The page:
Things are about wrapped up (though not quite) and we come to the all-important part of any epic quest story: the part where there is much celebrating, and everyone gets medals. In other words, it’s time for the twentieth chapter in Michael Reads Percy Jackson: The Last Olympian, a.k.a…
We Win Fabulous Prizes
First, a recap of the chapter! Ready? Here we go! (*takes deep breath*) Thalia’s out from under the statue and just on crutches, Chiron’s out from under the rubble and is more or less okay, the gods clean up Olympus, Dionysus gets fifty years off his punishment, Nico is hailed as a hero for bringing in Hades, and Luke, in death, is treated as a hero as well. Tyson gets promoted to the leader of the cyclopses and awarded an awesome new…stick. Grover is put on the satyr’s council, no longer an outcast. Annabeth is put in charge of designing improvements to Olympus. And Percy gets granted one teensy-tiny enormous gift from the gods.
So, I have some thoughts. Let’s jump into the “Michael is a cranky bastard” one right off the bat, concerning Luke, with these two quotes from the text:
The Fate held up the snippet of blue yarn— and I knew it was the same one I’d seen four years ago, the lifeline I’d watched them snip. I had thought it was my life. Now I realized it was Luke’s. They’d been showing me the life that would have to be sacrificed to set things right.
By sacrificing himself, he had saved Olympus. Rachel was right. In the end, I wasn’t really the hero. Luke was.
Does Luke’s death really count as a sacrifice, though? For all intents and purposes, he was dead already, with Kronos set to burn through him once he regained full power (provided I understood that correctly). Luke really sacrificed his life a while back to bring Kronos into the world and create the very situation that required setting things right. After thinking on it since this came up in my last entry, I’m not willing to give Luke a pass here. You don’t get credit for putting out an arson fire that you willingly set in the first place. Yes, he’s a tragic figure in that he made a bunch of stupid-ass decisions because he had a lousy home life, but that doesn’t excuse him for causing so much death and destruction. Perhaps he’s worthy of pity, but that doesn’t make him a hero.
But on to more lighthearted, tongue-in-cheek things:
How come Tyson gets to lead the cyclopses and suddenly become an Olympian Army General? Protagonist’s privilege? I suppose I can see the reasoning in the sense that he did get them together and lead a charge at a key moment in the battle. Heck, Luke Skywalker got promoted to Commander after blowing up one piddly Death Star. Lando got to be a full-on General the second he joined up based on a single battle maneuver and a cool-ass cape.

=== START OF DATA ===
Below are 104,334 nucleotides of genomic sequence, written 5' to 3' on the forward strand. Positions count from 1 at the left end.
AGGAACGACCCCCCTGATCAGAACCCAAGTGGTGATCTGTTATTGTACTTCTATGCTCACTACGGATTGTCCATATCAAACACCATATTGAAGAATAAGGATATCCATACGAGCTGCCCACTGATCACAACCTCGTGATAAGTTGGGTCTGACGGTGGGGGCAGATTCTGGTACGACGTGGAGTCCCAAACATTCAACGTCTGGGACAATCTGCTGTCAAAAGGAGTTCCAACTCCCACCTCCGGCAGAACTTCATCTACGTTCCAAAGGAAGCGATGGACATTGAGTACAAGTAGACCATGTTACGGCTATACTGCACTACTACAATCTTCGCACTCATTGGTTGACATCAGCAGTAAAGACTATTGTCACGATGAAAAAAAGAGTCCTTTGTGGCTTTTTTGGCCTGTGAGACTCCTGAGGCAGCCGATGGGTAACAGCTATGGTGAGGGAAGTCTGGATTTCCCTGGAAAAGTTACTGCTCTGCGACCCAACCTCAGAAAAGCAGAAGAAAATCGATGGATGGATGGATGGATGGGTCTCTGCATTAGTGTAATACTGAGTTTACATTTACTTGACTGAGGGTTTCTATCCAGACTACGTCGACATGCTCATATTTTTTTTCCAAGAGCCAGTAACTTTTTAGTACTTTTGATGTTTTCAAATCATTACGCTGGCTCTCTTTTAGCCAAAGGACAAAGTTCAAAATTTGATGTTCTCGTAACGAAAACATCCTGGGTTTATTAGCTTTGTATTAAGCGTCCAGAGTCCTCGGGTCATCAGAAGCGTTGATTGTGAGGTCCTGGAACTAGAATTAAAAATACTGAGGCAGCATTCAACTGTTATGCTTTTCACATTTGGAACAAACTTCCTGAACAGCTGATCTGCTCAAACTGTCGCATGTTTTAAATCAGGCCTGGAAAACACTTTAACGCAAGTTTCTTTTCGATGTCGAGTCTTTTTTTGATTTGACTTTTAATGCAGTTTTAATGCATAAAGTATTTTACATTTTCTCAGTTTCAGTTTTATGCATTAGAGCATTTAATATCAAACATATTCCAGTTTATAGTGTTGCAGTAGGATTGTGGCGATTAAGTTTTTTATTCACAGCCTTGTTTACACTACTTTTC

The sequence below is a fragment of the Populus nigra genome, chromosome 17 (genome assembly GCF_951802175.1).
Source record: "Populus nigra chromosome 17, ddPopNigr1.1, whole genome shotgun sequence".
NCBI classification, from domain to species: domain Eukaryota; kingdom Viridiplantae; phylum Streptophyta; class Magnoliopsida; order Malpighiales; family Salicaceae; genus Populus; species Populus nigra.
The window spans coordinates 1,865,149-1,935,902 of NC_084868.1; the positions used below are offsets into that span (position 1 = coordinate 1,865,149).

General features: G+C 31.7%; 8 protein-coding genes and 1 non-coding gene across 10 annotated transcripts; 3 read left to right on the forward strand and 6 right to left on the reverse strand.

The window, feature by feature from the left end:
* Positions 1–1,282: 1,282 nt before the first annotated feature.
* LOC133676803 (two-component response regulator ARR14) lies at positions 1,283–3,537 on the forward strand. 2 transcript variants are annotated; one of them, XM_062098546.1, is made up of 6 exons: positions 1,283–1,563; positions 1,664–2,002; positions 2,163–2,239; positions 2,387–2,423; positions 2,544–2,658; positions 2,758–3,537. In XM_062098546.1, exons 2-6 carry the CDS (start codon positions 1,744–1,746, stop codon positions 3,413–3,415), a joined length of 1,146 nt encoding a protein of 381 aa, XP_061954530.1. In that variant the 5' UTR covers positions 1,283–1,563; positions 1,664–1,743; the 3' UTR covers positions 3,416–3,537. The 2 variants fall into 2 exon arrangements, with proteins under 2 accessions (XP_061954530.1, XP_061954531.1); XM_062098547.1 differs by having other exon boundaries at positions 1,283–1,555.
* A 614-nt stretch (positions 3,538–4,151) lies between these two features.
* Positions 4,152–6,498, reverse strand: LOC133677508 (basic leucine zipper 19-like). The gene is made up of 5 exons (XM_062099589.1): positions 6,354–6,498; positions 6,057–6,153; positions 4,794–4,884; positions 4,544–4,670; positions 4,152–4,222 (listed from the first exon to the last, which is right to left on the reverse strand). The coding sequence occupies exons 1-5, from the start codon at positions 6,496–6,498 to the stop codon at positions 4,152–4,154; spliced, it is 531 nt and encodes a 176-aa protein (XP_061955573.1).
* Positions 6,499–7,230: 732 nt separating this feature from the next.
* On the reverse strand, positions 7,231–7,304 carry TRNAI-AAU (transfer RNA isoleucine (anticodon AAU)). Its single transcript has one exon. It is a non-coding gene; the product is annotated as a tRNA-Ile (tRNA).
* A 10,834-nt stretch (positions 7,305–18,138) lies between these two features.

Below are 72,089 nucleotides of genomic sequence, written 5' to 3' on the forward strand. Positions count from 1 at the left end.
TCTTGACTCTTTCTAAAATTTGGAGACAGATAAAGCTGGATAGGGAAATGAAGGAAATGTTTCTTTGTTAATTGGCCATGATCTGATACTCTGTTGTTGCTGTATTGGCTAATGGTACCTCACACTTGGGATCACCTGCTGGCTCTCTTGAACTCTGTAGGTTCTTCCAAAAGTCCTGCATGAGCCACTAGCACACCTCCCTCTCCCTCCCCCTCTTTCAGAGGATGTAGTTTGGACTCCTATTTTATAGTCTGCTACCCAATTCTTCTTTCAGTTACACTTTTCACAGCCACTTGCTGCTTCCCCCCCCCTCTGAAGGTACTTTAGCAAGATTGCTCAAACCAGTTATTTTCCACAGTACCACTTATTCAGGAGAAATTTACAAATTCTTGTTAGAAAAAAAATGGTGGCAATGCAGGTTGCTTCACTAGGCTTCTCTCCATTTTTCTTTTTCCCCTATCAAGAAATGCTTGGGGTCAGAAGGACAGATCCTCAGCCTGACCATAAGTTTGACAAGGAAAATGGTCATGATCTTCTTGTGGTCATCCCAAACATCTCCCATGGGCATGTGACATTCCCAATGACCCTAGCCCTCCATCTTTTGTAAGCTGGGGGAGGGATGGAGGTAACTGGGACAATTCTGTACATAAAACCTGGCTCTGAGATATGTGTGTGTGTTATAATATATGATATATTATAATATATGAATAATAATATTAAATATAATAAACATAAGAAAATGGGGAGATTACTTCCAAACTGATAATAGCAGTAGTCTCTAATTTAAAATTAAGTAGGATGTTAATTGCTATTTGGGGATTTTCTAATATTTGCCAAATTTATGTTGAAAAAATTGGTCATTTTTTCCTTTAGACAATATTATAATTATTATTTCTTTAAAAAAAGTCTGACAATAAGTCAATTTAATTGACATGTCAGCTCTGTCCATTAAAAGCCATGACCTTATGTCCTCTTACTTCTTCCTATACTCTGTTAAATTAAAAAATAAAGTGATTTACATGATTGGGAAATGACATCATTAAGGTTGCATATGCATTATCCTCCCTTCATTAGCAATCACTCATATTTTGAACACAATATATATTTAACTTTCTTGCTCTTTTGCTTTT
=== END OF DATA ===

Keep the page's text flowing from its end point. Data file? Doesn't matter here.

As for Annabeth, she’s put in charge of designing the improvements to Olympus during its reconstruction. How’s that for nepotism, eh? She doesn’t even have an architecture degree, or even a high school diploma! Then again, judging by everyone’s comments about their own statues, she’ll have to worry about satisfying so many divine (and conflicting) godly egos that such a job is likely as much curse as it is blessing.
And then we have Percy’s gift: Immortality! Godhood! At least, that’s what’s offered. He mulls it over…
I could be a teenager forever… Who could refuse that?
I’m fairly confident in saying that 99.5% of anyone who’s made it through the teenage years, if offered immortality in that particular form, would be utterly horrified. At least I am. (Though if anyone wants to make me 25 forever, let’s talk.) But Percy turns it down (at least partially out of love for Annabeth) and I can’t blame him there, especially when he’s got proof of a pretty decent afterlife coming his way. Instead, he merely asks for the tiny little favor of throwing down the pact of the Big Three, having all gods claim their demigod offspring by age 13, giving everyone a cabin or at least amnesty at camp, and a tub of bottomless triple fudge brownie ice cream.
…Okay, so he didn’t ask for the ice cream tub. But he really should have thrown that in, just for a little gift to himself. He deserves it, surely. And you know the gods could create such a thing. Such a missed opportunity. But oh well.
But the book’s not over yet! Rachel Elizabeth Dare ran out of the Empire State Building at the end of the battle, and things aren’t entirely settled with her story. Plus Percy’s troubled about that. So I guess we’ll see. Is the next chapter the last chapter? Second to last? If I’ve looked, I’ve forgotten, and if I haven’t, I’m not letting myself look at this point.